Duck inside Androuët, considered one of the top fromageries in Paris. You’re guaranteed to find a luscious Abondance or pungent Epoisses among the collection of cellar-ripened cheeses.
Hail a taxi to Saint Sulpice, where the disconnected, neoclassical architecture has bothered residents for centuries. But most visitors are searching for the astronomical gnomon, which recently starred in The Da Vinci Code. Don’t leave the church without checking out the Delacroix murals in the chapel by the entrance.
Walk to Le Grand Épicerie at the Bon Marché, the oldest department store in Paris. Although most visitors come for the shopping, notice the splendid and pioneering use of metalwork, much of which is attributed to Gustave Eiffel, who simultaneously designed a more-famous structure. Stock up on Provençal olive oils, hand-harvested salts from Brittany, and a sweet selection of jams and jellies from Christine Ferber in Alsace.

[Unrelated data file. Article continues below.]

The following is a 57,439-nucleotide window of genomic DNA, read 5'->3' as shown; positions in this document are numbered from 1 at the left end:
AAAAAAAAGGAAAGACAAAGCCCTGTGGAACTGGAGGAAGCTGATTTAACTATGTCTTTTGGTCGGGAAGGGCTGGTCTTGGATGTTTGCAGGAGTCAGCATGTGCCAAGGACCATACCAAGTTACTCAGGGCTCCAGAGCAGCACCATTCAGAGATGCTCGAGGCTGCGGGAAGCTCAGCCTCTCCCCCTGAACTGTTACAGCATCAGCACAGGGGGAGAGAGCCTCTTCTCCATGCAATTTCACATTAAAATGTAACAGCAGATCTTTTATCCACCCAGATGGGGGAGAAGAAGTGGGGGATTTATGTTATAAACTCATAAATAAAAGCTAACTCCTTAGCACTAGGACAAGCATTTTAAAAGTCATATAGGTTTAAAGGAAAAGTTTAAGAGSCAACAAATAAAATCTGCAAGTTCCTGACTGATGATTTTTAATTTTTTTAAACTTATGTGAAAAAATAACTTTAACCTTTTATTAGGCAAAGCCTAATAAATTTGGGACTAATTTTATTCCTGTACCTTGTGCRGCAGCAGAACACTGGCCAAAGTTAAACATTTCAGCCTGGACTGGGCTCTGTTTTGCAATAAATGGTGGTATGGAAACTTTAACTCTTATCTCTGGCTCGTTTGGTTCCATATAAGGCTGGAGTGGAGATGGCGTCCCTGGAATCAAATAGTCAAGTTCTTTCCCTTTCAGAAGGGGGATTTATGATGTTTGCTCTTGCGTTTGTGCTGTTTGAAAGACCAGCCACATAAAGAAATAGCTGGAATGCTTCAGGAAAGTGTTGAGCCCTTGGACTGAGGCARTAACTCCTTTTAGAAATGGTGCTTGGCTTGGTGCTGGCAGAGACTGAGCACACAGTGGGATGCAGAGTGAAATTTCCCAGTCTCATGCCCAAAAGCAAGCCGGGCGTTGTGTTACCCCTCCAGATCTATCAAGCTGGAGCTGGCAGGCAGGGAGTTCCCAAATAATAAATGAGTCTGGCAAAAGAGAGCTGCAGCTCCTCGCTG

Head upstairs for lunch at the space-age Delicabar. The undulating sofas provide a plush place to discover the cuisine of Sebastian Gaudard, who tips the balance between sweet and savory. Don’t be surprised by grains of sel on chocolate palmier cookies or a smoked salmon pastry bathed in champagne sabayon.
Métro (line No. 12) or taxi back to the hotel before your swank dinner in the Palais Royal, a pleasant walk under the arcade on the rue de Rivoli. Should you choose the métro, you’ll exit under the metal and Venetian glass station erected by Jean-Michel Othoniel in 2000 to honor the métro’s centennial.
Celebrate your final evening at Le Grand Véfour. This jewelbox of a restaurant is the picture-perfect place to be coddled by chef Guy Martin in three-star style. While the cooking reaches celestial heights, the earth-bound charm of his cuisine is rooted in his native Savoy. The double veal chops roasted with anchovies and capers and Breton lobster with vanilla and root vegetables demonstrate Martin’s rare ability to segue smoothly between ocean and earth. As you polish off the sweet petits fours, you’ll miraculously find just enough room to finish with a feathery slice of gâteau de Savoie, a nod to the chef’s grandmother (who provided the recipe).